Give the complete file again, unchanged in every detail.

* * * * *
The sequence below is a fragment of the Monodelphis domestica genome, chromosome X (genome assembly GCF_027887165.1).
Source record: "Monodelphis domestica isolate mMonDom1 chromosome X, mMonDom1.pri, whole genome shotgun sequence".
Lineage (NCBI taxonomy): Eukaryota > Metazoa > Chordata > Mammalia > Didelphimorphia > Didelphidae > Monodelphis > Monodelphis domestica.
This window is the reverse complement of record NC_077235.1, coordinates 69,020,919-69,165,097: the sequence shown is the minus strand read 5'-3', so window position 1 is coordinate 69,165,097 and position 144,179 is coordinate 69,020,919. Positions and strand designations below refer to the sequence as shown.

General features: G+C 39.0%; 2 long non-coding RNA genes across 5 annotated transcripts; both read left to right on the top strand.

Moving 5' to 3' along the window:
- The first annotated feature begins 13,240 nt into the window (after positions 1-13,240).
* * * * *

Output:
The sequence below is a fragment of the Monodelphis domestica genome, chromosome X (genome assembly GCF_027887165.1).
Source record: "Monodelphis domestica isolate mMonDom1 chromosome X, mMonDom1.pri, whole genome shotgun sequence".
Lineage (NCBI taxonomy): Eukaryota > Metazoa > Chordata > Mammalia > Didelphimorphia > Didelphidae > Monodelphis > Monodelphis domestica.
This window is the reverse complement of record NC_077235.1, coordinates 69,020,919-69,165,097: the sequence shown is the minus strand read 5'-3', so window position 1 is coordinate 69,165,097 and position 144,179 is coordinate 69,020,919. Positions and strand designations below refer to the sequence as shown.

General features: G+C 39.0%; 2 long non-coding RNA genes across 5 annotated transcripts; both read left to right on the top strand.

Moving 5' to 3' along the window:
- The first annotated feature begins 13,240 nt into the window (after positions 1-13,240).